- Beware of unusual emails from companies you do business with. If you receive an email from a company that you otherwise trust requesting information or recommending that you run a particular file, log into your account on that company’s page and see if there’s a notification there as well. Some scammers will get your trust by copying legitimate businesses’ email styles and using a similar-sounding reply-to address to lower your guard.
- Note that good businesses will never request sensitive information via email, which is one of the least secure ways of communicating.
- Install an anti-virus program. Paid versions include Norton, McAfee, F-Secure, and Sophos. Free versions include AVG, Avast, Comodo, BitDefender, and Avira AntiVir. Make sure you keep your virus definitions updated and run a full system scan weekly.
- Install an anti-spyware program. Ad Aware SE, Windows Defender, Malwarebytes, and Spybot Search and Destroy operate against internet malware and spyware that anti-virus programs overlook. Just like anti-virus software, keep it updated and do a full system scan weekly.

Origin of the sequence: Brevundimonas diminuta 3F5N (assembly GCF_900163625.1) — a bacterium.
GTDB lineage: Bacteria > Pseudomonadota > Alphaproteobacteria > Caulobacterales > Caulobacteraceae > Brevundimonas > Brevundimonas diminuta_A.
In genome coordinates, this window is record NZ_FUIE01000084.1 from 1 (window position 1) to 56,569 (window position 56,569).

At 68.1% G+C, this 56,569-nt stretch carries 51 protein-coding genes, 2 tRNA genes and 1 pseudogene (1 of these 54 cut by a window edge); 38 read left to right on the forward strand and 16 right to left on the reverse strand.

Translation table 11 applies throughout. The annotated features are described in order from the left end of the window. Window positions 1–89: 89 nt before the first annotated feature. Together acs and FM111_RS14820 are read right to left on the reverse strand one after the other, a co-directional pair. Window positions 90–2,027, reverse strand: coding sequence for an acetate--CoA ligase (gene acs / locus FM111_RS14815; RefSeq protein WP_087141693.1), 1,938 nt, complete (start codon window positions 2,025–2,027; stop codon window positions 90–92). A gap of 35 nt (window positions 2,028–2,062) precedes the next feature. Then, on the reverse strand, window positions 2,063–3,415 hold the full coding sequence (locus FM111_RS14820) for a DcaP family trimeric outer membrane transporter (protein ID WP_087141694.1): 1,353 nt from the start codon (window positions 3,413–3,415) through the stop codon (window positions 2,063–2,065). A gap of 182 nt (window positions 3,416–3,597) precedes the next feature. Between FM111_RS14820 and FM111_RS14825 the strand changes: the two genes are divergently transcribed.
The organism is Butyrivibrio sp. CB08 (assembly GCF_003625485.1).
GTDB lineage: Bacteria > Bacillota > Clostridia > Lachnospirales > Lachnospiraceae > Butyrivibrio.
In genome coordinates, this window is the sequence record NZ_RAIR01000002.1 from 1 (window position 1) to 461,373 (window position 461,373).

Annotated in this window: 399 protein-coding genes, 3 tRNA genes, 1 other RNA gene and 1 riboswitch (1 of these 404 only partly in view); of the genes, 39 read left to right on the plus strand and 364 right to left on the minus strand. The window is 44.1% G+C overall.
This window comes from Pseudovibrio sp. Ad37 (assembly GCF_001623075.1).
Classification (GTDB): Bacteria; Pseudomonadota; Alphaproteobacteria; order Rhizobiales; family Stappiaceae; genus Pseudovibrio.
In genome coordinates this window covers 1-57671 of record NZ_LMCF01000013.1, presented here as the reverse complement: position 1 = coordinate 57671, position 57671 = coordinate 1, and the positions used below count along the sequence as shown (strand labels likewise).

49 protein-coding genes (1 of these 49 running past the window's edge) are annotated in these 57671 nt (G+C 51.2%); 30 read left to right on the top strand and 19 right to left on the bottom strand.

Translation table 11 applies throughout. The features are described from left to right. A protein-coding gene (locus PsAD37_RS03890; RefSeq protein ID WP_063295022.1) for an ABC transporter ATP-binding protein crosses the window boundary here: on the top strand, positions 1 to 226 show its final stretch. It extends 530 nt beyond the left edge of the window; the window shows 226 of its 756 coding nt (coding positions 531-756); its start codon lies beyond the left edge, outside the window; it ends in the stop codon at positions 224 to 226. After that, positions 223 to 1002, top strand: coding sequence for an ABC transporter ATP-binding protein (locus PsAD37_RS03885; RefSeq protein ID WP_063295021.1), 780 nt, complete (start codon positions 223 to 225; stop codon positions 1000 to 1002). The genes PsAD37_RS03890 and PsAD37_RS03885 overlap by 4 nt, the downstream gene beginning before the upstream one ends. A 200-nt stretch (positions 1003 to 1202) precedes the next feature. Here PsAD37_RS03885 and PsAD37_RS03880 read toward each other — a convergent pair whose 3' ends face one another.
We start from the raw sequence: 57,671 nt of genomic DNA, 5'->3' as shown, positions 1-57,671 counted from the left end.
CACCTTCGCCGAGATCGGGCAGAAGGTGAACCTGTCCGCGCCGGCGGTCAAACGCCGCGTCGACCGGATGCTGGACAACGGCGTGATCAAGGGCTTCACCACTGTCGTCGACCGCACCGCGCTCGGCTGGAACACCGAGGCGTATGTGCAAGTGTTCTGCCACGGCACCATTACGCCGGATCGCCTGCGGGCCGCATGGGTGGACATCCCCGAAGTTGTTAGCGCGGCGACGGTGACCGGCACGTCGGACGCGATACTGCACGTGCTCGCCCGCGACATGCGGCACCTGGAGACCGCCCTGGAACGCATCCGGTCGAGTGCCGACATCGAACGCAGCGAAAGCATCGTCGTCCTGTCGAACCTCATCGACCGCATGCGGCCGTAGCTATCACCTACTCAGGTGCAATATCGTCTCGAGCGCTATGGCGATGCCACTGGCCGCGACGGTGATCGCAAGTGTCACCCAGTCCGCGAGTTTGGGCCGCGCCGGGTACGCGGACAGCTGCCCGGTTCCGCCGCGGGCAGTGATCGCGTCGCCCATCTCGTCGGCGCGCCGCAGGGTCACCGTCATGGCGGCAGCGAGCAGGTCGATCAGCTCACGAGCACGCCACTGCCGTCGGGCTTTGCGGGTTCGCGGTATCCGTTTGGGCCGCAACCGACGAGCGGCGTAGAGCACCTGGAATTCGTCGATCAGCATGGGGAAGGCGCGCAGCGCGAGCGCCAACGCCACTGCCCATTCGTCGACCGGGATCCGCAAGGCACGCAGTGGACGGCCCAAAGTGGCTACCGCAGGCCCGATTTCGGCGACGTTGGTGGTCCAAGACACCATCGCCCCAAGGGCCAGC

- Use a firewall. Either make sure your Windows Firewall is turned on (run a search for Windows Security Center on your computer to configure) or install a trustworthy firewall program to help block unwanted internet traffic. Note that you should not run two firewalls at the same time, as this will cause errors and can actually make your computer more vulnerable. If you’ve purchased or downloaded another firewall, make sure to disable Windows Firewall.